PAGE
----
Today's Skinny Bundles Don't Meet Customer Preferences, Says TiVo
For anyone who wants to cut the cord but can't find the right skinny bundle to replace their pay TV service, TiVo has an explanation: Today's bundles do a poor job of meeting customer preferences. And the company has done the math to prove it.
These findings come from TiVo's 2017 Q2 Video Trends report, which came out today. While customers would prefer a la carte selection (77.5 percent currently would prefer a la carte), no traditional or online service offers that. So TiVo asked customers what their ideal bundle would look like and then compared that to current offerings.
For its study, TiVo created seven hypothetical bundles comprised of popular channels. These aligned with three types of viewers: sports fans, lifestyle and travel enthusiasts, and kids. After comparing its groups with streaming bundles, TiVo found current offerings meet the needs of only 43.6 percent of respondents.
From this number crunching TiVo draws a few conclusions: One, companies should diversify their offerings based on interests to meet customer needs. And two, they can keep costs down by offering smaller bundles, since many customers prefer small bundles with small price tags. While a la carte selection is currently a non-starter, companies could create a variety of small, tailored options to better suit a range of customers.
For more results, download TiVo's 2017 Q2 Video Trends report for free (registration required).
The company announced set-top boxes and an ad-supported streaming service today, and both show it paying attention to the growing number of cord-cutters.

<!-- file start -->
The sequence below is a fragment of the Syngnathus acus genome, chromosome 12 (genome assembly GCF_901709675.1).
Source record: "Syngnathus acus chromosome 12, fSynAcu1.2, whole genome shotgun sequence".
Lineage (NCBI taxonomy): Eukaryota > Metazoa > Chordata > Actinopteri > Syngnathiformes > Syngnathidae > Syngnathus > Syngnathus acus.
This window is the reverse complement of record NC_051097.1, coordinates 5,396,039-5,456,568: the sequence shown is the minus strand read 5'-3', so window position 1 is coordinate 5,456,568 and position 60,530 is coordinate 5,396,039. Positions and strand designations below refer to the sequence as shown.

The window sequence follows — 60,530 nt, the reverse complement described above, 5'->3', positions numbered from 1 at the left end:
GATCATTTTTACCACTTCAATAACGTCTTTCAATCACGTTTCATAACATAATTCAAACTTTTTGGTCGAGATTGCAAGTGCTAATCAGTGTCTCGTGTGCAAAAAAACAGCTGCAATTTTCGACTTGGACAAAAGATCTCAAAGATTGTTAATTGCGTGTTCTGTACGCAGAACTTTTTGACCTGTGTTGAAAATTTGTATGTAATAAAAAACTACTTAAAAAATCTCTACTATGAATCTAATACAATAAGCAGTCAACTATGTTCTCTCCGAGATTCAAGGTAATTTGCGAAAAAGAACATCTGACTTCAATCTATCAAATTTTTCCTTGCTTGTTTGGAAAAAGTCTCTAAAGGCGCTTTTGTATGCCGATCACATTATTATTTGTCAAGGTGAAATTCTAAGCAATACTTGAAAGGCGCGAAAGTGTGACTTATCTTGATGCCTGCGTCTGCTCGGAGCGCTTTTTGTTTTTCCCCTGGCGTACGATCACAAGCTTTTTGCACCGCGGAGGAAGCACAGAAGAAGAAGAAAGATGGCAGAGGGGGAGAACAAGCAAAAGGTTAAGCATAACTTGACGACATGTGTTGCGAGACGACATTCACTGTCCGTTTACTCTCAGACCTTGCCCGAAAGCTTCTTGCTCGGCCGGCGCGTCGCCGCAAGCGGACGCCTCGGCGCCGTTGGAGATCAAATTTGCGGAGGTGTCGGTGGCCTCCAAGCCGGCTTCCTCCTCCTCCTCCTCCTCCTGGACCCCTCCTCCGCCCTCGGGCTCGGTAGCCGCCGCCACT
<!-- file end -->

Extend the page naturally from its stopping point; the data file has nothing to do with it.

Cord-cutters and cord-nevers are the happiest. BroadbandNow's study finds streaming-only customers have the highest satisfaction levels.
Viewing habits are shifting as more households get live linear feeds from skinny bundles. The number of subscribers is low, but they're enthusiastic streamers.
Having prevailed on two previous charges, TiVo aims to take a bite out of Comcast once again. Comcast calls Rovi tech "increasingly obsolete."
While it offers no network or sports channels, the $16 per month price is attractive, and comes with an on-demand library and cloud DVR.
A global survey by TiVo sees two distinct types of pay TV customers. Operators need to approach them differently in order to keep them happy.
While consumers still want a la carte service, which no provider offers, they're willing to pay less for an ideal lineup than they used to be.
The newly combined company will be a digital entertainment giant, holding over 6,000 patents and ready to grow in new platforms.